Japan has urged South Korea to join with it in taking their territorial dispute over islands in the Sea of Japan to the International Court of Justice (ICJ) at The Hague.
Foreign Minister Koichiro Gemba summoned South Korean Ambassador to Tokyo Shin Gak-su on Friday and lodged a fresh protest over South Korean President Lee Myung-bak's visit last week to the disputed islands of Takeshima.
Gemba said the South Korean-held islands are Japan's inherent territory and Japan planned to refer the dispute to the ICJ and propose official third-party mediation. However, the Seoul envoy reiterated his country's claim to the islands, which South Korea calls Dokdo, Japanese media reported.
Mediation at the U.N.-backed court requires the consent of all parties to a dispute. Japan asked South Korea to take the dispute to the ICJ twice in the past in 1954 and 1962, but Seoul refused both times.
Japan's Chief Cabinet Secretary Osamu Fujimura urged South Korea to accept the move this time. He said South Korea was an important member of the United Nations, and espoused a goal of becoming a global player. Fujimura said Seoul should agree to seek mediation if it believed its claim of sovereignty was legitimate.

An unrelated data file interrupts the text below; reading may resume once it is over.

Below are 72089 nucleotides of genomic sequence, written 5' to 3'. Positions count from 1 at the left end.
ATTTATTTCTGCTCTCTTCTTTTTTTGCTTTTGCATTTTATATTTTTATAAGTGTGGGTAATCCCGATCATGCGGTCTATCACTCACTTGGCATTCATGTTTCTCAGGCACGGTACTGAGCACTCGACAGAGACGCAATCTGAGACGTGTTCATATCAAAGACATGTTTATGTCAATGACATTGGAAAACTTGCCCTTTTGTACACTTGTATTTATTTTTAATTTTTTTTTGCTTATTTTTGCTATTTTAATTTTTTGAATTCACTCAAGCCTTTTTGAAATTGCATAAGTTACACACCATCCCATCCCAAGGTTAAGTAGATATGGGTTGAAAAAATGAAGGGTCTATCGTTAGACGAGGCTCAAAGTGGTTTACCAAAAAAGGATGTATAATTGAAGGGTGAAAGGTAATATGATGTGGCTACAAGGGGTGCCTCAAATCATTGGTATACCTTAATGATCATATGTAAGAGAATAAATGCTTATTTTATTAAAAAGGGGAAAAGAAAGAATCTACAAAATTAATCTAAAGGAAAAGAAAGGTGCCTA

Diplomatic spats over the dispute and the South Korean Presidents demand for an apology from Japan's Emperor for its colonial rule of the Korean peninsula have heightened tension between the two staunch U.S. allies in the Asia-Pacific, with Japan temporarily recalling its Ambassador from Seoul after Lee's visit on August 10. The Japanese government says it is determined to seek a peaceful settlement to the problem under international law.
Japan is also involved in a similar dispute with China over an islet in the East China Sea to which both countries have staked their claims. Japanese Coast Guard detained a group of 14 Chinese activists from Hong Kong for "illegally entering" Senkaku group of islands, known as Diaoyu in China, on Wednesday.
China has urged Japan to release the activists immediately and ensure their safe return to Hong Kong.
by RTT Staff Writer
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